Wikijunior:Big Book of Fun Science Experiments/Grow your own crystals
In this experiment, you can make crystal rock candy that you can eat! It takes about 4-7 days.
Crystals form from a solution when molecules of the dissolved solid (in this case, sugar) come together and fall out of solution to form clumps. This process is called nucleation. You can speed up this process by introducing something solid into the solution for the crystals to begin to form on. This is called assisted nucleation.
Safety[edit | edit source]
As with all experiments, you should consult an adult before starting. This experiment involves:
- Very hot water - This can burn your skin. You should get help from an adult when boiling water, moving and pouring it.
- You will be putting boiling water into a container. Some glasses shatter when they heat up suddenly, so you will need to choose a container such as a jar, jug or mug that is designed for tea or coffee or hot jam, rather than one designed for cold liquids. A glass mug is best, because you will be able to see the crystals as they form.
- Food colouring - You can use this to colour your crystals, if you want. However, food colouring stains clothes, counters and skin. You should wear an apron if you use food colouring. Wipe up any spills immediately.
What You Will Need[edit | edit source]
- A very clean mug that can contain hot liquids
- A jug or saucepan with a pouring lip that can contain hot liquids
- A long piece of clean cotton string or thread
- About 3 cups of sugar
- About 1 cup of very hot water
- A support stick, such as a pencil or a chopstick (Hexagonal or rectangular prism to stop it rolling off)
- A paper clip or another similar small weight
- Paper towel
- Food colouring (optional)
Instructions[edit | edit source]
Step 1[edit | edit source]
- Tie the string to the pencil/chopstick. When you place the chopstick across the rim of the jar/mug it should hang down into the jar. The string should be just long enough to almost touch the bottom of the container.
- Tie the paperclip to the dangling end of the string. This will act as a weight holding the string in place.
Step 2[edit | edit source]
- Boil the water. Remember, boiling water is very dangerous!
- Carefully pour the liquid into a saucepan or jug which you can pour from.
- Add a tablespoon of sugar and stir until the sugar dissolves (disappears).
- Add another tablespoon and stir again.
- Repeat this until the sugar stops dissolving. You will be able to tell because the sugar will remain at the bottom of the container. This is called a saturated solution.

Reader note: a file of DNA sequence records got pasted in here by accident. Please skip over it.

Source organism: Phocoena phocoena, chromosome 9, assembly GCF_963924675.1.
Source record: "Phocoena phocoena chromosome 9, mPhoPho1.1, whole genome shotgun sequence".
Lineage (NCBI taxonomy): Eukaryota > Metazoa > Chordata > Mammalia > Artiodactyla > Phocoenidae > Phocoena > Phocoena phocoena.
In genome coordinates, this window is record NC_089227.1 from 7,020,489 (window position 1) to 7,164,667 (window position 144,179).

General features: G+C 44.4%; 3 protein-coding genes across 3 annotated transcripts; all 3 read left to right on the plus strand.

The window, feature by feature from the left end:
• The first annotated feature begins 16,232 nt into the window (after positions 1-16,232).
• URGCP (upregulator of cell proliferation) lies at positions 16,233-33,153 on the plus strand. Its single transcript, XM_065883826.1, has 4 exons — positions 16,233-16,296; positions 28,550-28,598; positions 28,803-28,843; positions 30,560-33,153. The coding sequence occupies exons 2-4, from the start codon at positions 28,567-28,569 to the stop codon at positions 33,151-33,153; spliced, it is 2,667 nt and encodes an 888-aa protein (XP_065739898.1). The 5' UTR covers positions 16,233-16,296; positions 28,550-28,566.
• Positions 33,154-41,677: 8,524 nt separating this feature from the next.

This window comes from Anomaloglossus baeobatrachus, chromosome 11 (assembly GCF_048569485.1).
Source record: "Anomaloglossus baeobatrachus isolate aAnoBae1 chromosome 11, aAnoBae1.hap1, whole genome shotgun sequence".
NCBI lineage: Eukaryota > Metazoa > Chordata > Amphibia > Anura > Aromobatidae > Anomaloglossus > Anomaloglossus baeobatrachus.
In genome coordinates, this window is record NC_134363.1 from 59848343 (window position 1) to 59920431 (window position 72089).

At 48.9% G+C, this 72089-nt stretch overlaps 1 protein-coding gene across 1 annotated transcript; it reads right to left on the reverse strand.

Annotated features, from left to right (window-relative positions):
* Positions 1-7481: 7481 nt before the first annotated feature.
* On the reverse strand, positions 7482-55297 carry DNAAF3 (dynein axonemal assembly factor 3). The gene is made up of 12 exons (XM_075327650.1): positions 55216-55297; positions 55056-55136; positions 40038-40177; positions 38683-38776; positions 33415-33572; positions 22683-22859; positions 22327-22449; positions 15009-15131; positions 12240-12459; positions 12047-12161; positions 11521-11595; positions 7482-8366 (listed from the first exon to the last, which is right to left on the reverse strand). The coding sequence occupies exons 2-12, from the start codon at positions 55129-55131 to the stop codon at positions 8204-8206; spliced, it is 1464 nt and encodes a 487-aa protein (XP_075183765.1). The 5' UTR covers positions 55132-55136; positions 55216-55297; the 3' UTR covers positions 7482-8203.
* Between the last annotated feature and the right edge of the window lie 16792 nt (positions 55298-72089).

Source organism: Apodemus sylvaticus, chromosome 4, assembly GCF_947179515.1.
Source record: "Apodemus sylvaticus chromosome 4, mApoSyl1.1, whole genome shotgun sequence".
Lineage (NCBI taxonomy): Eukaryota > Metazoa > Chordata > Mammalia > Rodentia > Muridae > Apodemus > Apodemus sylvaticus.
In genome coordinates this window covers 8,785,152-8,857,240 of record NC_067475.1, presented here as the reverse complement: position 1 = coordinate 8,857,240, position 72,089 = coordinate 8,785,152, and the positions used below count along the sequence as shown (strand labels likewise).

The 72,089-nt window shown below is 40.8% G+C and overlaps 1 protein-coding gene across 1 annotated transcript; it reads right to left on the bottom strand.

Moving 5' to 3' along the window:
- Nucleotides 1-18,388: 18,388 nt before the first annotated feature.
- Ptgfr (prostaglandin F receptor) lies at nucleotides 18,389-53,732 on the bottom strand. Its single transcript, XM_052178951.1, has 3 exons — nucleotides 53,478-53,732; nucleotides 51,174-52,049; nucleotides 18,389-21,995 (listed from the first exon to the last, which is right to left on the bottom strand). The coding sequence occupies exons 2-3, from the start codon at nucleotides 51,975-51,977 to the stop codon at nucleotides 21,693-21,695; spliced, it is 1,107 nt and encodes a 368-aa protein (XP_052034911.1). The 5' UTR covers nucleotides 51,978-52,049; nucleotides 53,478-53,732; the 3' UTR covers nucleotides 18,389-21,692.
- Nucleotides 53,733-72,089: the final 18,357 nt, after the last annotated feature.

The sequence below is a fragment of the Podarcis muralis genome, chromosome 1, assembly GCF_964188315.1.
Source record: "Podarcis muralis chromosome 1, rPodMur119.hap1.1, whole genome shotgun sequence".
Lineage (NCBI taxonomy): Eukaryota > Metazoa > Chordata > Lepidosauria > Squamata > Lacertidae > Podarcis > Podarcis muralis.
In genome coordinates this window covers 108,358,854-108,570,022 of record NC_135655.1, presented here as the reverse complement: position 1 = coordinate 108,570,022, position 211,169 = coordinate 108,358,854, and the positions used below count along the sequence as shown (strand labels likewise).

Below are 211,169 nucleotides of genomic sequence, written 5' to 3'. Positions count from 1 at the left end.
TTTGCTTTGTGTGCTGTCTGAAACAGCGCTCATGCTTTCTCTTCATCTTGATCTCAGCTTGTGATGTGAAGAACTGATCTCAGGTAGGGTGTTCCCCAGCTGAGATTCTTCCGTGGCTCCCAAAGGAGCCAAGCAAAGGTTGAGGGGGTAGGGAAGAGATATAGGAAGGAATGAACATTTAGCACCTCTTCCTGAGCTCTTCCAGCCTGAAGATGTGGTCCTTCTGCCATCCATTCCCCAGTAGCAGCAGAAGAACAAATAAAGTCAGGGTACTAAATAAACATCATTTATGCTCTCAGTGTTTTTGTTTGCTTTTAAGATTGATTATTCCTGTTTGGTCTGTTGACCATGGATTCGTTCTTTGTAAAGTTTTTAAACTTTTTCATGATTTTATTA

Step 3[edit | edit source]
- If you want coloured sugar crystals, add a few drops of food colouring. Remember to wear an apron!
- Carefully pour your solution from the jug into your mug or jar. If you have undissolved grains of sugar in the bottom of your container, avoid getting them into the mug or jar.
- Put the pencil/chopstick across the rim of the mug so the string hangs down into the solution and the paper clip lies on the bottom in the middle of the container.
Step 4[edit | edit source]
- Cover your jar with a piece of paper towel to stop dust from falling in.
- Using oven mitts if you need to move the jar, carefully put it somewhere safe.
- Wait 4-7 days.
Even though your crystals will take 4-7 days to completely form, you should be able to see the beginnings of the crystals after a day or two.
Step 5[edit | edit source]
- Remove your string, now covered in little sugar crystals
- You can let your candy dry on a plate or you can eat it right away.
What Happens[edit | edit source]
In this experiment you make a saturated sugar solution. There are a lot of sugar molecules dissolved in the hot water. After the water has cooled and evaporated a little, the molecules become closer together. As the sugar molecules touch the string, they attach to it and fall out of solution. As more molecules do this, they start to arrange themselves in an organized network. These organized networks of de-dissolved sugar molecules are sugar crystals.
You can see this process in the natural world. Rocks such as granite are formed when liquid rock, or magma, cools very slowly in chambers underground. As the magma cools, minerals in the rock begin to slowly recrystallize, just as the dissolved sugar recrystallized. When you look at a piece of granite it looks speckley in black, grey and pink. Each speckle in a granite is a crystal, grown over thousands of years.
Related Links[edit | edit source]
How Crystals Form - A more detailed explanation of how crystals form from solutions.
Video Instructions for Rock Candy - A video of a scientist performing this experiment.